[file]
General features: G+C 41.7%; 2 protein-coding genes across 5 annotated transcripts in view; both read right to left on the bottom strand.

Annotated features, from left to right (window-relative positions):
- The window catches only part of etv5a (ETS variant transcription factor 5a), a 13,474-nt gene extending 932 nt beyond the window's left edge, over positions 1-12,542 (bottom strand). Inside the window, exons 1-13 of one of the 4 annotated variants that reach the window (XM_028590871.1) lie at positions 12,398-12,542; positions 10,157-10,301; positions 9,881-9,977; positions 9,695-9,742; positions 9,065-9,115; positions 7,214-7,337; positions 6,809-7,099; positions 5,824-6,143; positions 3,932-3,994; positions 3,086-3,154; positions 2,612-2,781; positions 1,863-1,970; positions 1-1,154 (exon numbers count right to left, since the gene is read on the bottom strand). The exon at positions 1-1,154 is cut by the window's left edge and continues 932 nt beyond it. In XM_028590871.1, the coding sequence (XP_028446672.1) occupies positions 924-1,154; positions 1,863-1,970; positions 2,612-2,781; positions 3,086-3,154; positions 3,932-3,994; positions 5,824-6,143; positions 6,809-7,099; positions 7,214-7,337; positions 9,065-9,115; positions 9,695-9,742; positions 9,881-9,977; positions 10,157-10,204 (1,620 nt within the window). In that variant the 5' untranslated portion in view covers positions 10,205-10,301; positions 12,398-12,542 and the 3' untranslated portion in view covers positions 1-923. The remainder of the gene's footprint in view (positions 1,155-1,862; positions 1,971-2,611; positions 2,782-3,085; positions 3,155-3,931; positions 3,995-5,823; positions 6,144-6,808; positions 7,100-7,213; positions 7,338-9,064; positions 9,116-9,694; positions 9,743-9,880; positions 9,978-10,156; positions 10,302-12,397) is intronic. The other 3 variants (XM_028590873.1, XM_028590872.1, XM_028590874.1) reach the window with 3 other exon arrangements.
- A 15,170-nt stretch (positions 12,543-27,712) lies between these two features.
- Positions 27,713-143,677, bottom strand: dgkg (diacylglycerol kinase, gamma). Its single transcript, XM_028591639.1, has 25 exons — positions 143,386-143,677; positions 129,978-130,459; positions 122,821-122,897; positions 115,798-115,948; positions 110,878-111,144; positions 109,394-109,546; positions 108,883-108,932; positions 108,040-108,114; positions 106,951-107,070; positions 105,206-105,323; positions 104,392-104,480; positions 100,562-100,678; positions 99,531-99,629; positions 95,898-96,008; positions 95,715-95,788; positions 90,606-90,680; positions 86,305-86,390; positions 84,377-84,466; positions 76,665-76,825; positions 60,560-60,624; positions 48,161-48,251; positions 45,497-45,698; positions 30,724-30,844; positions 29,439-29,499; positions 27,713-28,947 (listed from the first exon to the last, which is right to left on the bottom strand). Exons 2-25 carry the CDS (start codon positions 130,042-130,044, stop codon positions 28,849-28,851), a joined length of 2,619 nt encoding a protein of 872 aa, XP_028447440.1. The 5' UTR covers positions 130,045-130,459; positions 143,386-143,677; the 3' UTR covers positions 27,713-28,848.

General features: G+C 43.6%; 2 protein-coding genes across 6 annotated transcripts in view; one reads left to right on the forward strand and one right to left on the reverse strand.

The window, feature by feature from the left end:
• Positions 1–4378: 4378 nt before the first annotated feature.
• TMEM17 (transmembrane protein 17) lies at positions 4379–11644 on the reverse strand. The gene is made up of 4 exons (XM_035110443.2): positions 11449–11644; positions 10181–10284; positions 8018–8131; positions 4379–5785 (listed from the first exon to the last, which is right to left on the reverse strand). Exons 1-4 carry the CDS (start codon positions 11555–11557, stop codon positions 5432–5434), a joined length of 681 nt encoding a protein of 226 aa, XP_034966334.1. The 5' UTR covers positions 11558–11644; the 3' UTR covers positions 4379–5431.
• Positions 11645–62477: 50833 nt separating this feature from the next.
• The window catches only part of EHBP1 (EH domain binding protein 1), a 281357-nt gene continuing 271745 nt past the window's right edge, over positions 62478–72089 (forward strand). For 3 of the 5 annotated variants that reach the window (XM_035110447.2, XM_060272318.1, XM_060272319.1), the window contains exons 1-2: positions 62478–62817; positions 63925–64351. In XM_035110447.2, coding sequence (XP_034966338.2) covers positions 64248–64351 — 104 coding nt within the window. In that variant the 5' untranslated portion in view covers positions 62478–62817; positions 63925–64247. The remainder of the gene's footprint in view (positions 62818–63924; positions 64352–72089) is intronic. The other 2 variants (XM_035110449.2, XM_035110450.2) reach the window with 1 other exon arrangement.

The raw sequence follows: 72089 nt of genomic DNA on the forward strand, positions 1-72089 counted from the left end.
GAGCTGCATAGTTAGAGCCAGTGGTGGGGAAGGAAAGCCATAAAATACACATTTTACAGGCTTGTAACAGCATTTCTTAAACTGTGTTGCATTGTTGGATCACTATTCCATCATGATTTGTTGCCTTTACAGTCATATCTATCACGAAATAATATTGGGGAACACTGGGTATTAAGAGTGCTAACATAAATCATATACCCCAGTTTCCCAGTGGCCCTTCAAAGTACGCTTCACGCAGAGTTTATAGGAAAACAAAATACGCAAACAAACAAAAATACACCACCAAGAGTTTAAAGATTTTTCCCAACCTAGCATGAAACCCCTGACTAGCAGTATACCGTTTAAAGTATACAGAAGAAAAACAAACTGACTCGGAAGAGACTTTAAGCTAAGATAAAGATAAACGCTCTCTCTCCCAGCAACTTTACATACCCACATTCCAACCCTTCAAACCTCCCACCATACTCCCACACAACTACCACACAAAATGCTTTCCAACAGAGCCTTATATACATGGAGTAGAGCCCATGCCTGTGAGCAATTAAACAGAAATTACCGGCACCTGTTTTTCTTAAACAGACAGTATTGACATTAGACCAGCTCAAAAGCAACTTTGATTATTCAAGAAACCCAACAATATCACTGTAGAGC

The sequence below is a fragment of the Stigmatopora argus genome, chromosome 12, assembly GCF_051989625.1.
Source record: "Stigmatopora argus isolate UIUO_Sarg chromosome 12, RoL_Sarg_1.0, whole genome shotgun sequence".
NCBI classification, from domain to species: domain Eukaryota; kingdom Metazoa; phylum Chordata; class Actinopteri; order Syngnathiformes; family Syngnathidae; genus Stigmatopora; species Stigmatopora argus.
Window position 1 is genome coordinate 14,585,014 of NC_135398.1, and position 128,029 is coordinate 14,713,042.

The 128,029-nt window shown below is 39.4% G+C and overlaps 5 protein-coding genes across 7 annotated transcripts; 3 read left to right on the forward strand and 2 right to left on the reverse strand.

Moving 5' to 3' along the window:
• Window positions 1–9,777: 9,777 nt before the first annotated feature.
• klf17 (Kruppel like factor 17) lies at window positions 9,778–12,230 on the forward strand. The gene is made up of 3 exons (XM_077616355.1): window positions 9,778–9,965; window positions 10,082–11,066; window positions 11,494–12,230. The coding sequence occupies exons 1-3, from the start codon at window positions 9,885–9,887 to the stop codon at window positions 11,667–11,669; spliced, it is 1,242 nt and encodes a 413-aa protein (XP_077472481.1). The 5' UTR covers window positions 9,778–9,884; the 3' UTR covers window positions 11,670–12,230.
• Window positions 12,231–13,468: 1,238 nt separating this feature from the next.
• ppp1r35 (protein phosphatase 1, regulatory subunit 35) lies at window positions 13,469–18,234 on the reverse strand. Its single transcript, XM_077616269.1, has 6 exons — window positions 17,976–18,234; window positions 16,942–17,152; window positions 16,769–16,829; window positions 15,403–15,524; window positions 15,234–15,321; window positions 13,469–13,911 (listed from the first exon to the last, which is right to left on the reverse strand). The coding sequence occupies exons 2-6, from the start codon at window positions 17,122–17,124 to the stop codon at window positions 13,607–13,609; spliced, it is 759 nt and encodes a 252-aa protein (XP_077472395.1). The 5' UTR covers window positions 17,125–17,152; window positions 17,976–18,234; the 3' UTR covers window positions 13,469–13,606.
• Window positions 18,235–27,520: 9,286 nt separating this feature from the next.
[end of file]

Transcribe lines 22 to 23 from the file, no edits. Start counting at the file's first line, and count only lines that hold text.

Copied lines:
• Window positions 12,231–13,468: 1,238 nt separating this feature from the next.
• ppp1r35 (protein phosphatase 1, regulatory subunit 35) lies at window positions 13,469–18,234 on the reverse strand. Its single transcript, XM_077616269.1, has 6 exons — window positions 17,976–18,234; window positions 16,942–17,152; window positions 16,769–16,829; window positions 15,403–15,524; window positions 15,234–15,321; window positions 13,469–13,911 (listed from the first exon to the last, which is right to left on the reverse strand). The coding sequence occupies exons 2-6, from the start codon at window positions 17,122–17,124 to the stop codon at window positions 13,607–13,609; spliced, it is 759 nt and encodes a 252-aa protein (XP_077472395.1). The 5' UTR covers window positions 17,125–17,152; window positions 17,976–18,234; the 3' UTR covers window positions 13,469–13,606.